Los Angeles joins in this shared statement representing the Asian Americans Advancing Justice affiliates in Atlanta, Chicago, San Francisco, and Washington, D.C.:

“Advancing Justice congratulates Julie Su on her nomination. Julie Su has spent her decades-long career fighting for workers’ rights and ensuring their health and safety. Her nomination is a win for all working people, including people of color, immigrants, and women. As the former litigation director of Advancing Justice-Los Angeles, Su advocated and helped deliver a victory for Thai garment workers in the El Monte sweatshop case, which led to sweeping changes in our country’s labor laws and protection for victims of human trafficking.

“As a champion for the underserved in California, she not only represented the workers, but also helped them access health care, find housing, and empowered them to tell their stories in court. As California’s labor commissioner, Su led a renaissance in the agency’s enforcement activity, with strategic reforms that resulted in record-setting recoveries and relief for some of the state’s most abused and marginalized workers. As California’s secretary of labor, Su continued to fight for the rights of workers across the state.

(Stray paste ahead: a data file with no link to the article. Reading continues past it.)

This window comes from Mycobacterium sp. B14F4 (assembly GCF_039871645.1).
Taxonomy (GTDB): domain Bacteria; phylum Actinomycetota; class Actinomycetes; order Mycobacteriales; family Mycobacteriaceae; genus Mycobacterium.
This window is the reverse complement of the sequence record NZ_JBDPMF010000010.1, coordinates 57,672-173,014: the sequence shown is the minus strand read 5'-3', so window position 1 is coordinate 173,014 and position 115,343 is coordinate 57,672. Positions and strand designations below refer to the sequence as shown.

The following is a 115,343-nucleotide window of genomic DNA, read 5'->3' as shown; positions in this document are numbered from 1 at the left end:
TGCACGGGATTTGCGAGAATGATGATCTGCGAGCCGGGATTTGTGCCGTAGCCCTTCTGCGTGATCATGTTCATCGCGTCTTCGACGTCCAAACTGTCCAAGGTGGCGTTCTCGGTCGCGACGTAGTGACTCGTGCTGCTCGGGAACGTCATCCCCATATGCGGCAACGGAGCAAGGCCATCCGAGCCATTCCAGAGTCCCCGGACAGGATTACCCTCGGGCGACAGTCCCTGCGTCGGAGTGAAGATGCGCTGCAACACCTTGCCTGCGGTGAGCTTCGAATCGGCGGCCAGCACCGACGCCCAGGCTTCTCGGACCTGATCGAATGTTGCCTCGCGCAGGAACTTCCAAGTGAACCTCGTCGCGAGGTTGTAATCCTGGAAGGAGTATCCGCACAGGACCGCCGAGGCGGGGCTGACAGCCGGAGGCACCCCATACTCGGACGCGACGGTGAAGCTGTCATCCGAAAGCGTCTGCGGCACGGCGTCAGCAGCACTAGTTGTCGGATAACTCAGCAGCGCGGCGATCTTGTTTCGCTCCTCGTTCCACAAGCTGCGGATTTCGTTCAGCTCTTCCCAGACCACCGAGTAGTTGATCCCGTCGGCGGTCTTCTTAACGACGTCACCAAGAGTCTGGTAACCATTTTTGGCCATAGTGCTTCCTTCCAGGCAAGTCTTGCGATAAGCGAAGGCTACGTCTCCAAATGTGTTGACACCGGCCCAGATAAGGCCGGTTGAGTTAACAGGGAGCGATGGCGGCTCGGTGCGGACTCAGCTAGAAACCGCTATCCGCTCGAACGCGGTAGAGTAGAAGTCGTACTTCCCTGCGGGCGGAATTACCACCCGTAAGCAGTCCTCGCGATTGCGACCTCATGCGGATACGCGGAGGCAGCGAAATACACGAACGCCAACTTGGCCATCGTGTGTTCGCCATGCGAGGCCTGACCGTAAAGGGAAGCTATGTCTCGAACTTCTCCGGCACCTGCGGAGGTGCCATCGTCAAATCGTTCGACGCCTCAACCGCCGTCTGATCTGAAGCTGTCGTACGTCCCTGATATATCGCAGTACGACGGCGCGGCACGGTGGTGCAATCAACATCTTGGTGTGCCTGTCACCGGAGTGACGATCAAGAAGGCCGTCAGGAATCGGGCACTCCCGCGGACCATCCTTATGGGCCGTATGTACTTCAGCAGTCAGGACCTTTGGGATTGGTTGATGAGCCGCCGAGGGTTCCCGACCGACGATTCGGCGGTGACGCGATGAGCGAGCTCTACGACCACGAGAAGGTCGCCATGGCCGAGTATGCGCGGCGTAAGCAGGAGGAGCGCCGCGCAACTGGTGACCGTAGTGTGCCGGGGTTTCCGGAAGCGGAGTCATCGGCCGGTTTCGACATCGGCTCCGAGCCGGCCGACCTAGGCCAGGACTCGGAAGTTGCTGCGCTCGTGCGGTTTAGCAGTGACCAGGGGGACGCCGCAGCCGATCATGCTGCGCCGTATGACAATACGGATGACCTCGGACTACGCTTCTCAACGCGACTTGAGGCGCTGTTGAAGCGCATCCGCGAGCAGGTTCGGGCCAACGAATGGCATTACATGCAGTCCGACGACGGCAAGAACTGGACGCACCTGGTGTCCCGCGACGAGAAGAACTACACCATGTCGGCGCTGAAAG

“We first supported Su’s candidacy to be secretary of labor, and we are confident that she will be a significant asset as the deputy secretary. Especially given the lack of Asian American and Pacific Islander Cabinet secretaries, we will keep up the pressure to ensure that more of our community is visible at the highest levels of government.”